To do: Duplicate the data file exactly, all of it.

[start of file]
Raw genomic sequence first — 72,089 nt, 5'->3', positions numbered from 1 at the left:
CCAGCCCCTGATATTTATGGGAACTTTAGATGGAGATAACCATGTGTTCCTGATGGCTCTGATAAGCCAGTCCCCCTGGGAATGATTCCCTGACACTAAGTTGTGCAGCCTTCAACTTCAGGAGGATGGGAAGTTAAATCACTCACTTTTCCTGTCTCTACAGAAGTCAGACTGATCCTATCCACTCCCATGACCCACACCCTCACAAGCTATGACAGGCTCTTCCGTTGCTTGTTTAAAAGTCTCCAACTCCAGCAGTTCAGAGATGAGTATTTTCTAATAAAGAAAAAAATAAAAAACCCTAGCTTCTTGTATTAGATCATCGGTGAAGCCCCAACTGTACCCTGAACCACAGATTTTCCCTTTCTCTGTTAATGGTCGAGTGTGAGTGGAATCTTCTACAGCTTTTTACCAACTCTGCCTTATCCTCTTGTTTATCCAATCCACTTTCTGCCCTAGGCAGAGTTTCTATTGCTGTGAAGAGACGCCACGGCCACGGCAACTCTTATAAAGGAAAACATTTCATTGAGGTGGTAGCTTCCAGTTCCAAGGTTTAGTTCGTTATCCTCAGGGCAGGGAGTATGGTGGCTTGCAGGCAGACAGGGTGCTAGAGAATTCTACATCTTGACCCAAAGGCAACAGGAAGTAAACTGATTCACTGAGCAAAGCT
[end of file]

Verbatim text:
Raw genomic sequence first — 72,089 nt, 5'->3', positions numbered from 1 at the left:
CCAGCCCCTGATATTTATGGGAACTTTAGATGGAGATAACCATGTGTTCCTGATGGCTCTGATAAGCCAGTCCCCCTGGGAATGATTCCCTGACACTAAGTTGTGCAGCCTTCAACTTCAGGAGGATGGGAAGTTAAATCACTCACTTTTCCTGTCTCTACAGAAGTCAGACTGATCCTATCCACTCCCATGACCCACACCCTCACAAGCTATGACAGGCTCTTCCGTTGCTTGTTTAAAAGTCTCCAACTCCAGCAGTTCAGAGATGAGTATTTTCTAATAAAGAAAAAAATAAAAAACCCTAGCTTCTTGTATTAGATCATCGGTGAAGCCCCAACTGTACCCTGAACCACAGATTTTCCCTTTCTCTGTTAATGGTCGAGTGTGAGTGGAATCTTCTACAGCTTTTTACCAACTCTGCCTTATCCTCTTGTTTATCCAATCCACTTTCTGCCCTAGGCAGAGTTTCTATTGCTGTGAAGAGACGCCACGGCCACGGCAACTCTTATAAAGGAAAACATTTCATTGAGGTGGTAGCTTCCAGTTCCAAGGTTTAGTTCGTTATCCTCAGGGCAGGGAGTATGGTGGCTTGCAGGCAGACAGGGTGCTAGAGAATTCTACATCTTGACCCAAAGGCAACAGGAAGTAAACTGATTCACTGAGCAAAGCT